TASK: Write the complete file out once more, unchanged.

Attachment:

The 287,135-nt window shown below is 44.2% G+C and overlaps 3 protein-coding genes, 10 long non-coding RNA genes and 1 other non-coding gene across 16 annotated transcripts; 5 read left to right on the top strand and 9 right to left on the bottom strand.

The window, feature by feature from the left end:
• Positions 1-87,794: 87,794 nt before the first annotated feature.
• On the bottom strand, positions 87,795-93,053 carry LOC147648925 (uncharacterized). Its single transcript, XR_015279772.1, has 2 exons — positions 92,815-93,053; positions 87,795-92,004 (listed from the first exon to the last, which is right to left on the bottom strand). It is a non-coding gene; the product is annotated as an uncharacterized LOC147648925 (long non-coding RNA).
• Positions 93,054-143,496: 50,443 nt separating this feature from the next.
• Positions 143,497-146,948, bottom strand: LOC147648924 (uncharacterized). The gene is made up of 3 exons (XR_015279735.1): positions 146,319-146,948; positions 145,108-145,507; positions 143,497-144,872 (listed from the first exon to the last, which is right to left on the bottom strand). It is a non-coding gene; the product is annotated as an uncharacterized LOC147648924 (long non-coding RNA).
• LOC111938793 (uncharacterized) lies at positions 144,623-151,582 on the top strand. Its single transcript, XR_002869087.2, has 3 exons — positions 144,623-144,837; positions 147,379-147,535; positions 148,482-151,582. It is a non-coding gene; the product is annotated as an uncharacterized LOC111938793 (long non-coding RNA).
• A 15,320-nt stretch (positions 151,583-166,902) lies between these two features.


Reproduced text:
The 287,135-nt window shown below is 44.2% G+C and overlaps 3 protein-coding genes, 10 long non-coding RNA genes and 1 other non-coding gene across 16 annotated transcripts; 5 read left to right on the top strand and 9 right to left on the bottom strand.

The window, feature by feature from the left end:
• Positions 1-87,794: 87,794 nt before the first annotated feature.
• On the bottom strand, positions 87,795-93,053 carry LOC147648925 (uncharacterized). Its single transcript, XR_015279772.1, has 2 exons — positions 92,815-93,053; positions 87,795-92,004 (listed from the first exon to the last, which is right to left on the bottom strand). It is a non-coding gene; the product is annotated as an uncharacterized LOC147648925 (long non-coding RNA).
• Positions 93,054-143,496: 50,443 nt separating this feature from the next.
• Positions 143,497-146,948, bottom strand: LOC147648924 (uncharacterized). The gene is made up of 3 exons (XR_015279735.1): positions 146,319-146,948; positions 145,108-145,507; positions 143,497-144,872 (listed from the first exon to the last, which is right to left on the bottom strand). It is a non-coding gene; the product is annotated as an uncharacterized LOC147648924 (long non-coding RNA).
• LOC111938793 (uncharacterized) lies at positions 144,623-151,582 on the top strand. Its single transcript, XR_002869087.2, has 3 exons — positions 144,623-144,837; positions 147,379-147,535; positions 148,482-151,582. It is a non-coding gene; the product is annotated as an uncharacterized LOC111938793 (long non-coding RNA).
• A 15,320-nt stretch (positions 151,583-166,902) lies between these two features.